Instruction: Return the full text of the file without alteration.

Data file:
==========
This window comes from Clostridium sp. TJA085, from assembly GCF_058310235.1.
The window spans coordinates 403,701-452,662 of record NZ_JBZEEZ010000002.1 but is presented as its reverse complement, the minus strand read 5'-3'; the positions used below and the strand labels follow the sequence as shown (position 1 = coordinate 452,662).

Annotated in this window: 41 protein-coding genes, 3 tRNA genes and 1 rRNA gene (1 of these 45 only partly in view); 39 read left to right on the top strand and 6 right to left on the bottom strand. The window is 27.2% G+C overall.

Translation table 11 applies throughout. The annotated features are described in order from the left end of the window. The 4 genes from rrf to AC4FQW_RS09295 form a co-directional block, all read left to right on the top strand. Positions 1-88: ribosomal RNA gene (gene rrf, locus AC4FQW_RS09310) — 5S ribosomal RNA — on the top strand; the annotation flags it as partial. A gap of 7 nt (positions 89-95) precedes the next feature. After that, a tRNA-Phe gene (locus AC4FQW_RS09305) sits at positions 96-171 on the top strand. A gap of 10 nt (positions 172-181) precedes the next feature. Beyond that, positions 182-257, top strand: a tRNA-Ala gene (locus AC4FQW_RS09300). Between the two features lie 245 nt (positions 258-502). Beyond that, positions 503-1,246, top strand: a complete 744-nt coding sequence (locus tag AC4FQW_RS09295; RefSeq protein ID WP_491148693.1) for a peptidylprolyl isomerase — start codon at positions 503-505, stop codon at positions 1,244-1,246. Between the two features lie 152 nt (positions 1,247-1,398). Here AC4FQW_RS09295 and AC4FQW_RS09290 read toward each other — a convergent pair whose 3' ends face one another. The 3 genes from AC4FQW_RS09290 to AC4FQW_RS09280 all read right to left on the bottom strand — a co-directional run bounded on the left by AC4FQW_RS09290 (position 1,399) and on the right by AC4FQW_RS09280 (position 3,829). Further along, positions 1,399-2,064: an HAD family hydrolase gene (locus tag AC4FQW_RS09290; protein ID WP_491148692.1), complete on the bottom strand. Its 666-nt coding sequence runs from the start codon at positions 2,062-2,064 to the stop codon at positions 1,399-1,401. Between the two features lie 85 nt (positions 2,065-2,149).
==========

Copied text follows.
This window comes from Clostridium sp. TJA085, from assembly GCF_058310235.1.
The window spans coordinates 403,701-452,662 of record NZ_JBZEEZ010000002.1 but is presented as its reverse complement, the minus strand read 5'-3'; the positions used below and the strand labels follow the sequence as shown (position 1 = coordinate 452,662).

Annotated in this window: 41 protein-coding genes, 3 tRNA genes and 1 rRNA gene (1 of these 45 only partly in view); 39 read left to right on the top strand and 6 right to left on the bottom strand. The window is 27.2% G+C overall.

Translation table 11 applies throughout. The annotated features are described in order from the left end of the window. The 4 genes from rrf to AC4FQW_RS09295 form a co-directional block, all read left to right on the top strand. Positions 1-88: ribosomal RNA gene (gene rrf, locus AC4FQW_RS09310) — 5S ribosomal RNA — on the top strand; the annotation flags it as partial. A gap of 7 nt (positions 89-95) precedes the next feature. After that, a tRNA-Phe gene (locus AC4FQW_RS09305) sits at positions 96-171 on the top strand. A gap of 10 nt (positions 172-181) precedes the next feature. Beyond that, positions 182-257, top strand: a tRNA-Ala gene (locus AC4FQW_RS09300). Between the two features lie 245 nt (positions 258-502). Beyond that, positions 503-1,246, top strand: a complete 744-nt coding sequence (locus tag AC4FQW_RS09295; RefSeq protein ID WP_491148693.1) for a peptidylprolyl isomerase — start codon at positions 503-505, stop codon at positions 1,244-1,246. Between the two features lie 152 nt (positions 1,247-1,398). Here AC4FQW_RS09295 and AC4FQW_RS09290 read toward each other — a convergent pair whose 3' ends face one another. The 3 genes from AC4FQW_RS09290 to AC4FQW_RS09280 all read right to left on the bottom strand — a co-directional run bounded on the left by AC4FQW_RS09290 (position 1,399) and on the right by AC4FQW_RS09280 (position 3,829). Further along, positions 1,399-2,064: an HAD family hydrolase gene (locus tag AC4FQW_RS09290; protein ID WP_491148692.1), complete on the bottom strand. Its 666-nt coding sequence runs from the start codon at positions 2,062-2,064 to the stop codon at positions 1,399-1,401. Between the two features lie 85 nt (positions 2,065-2,149).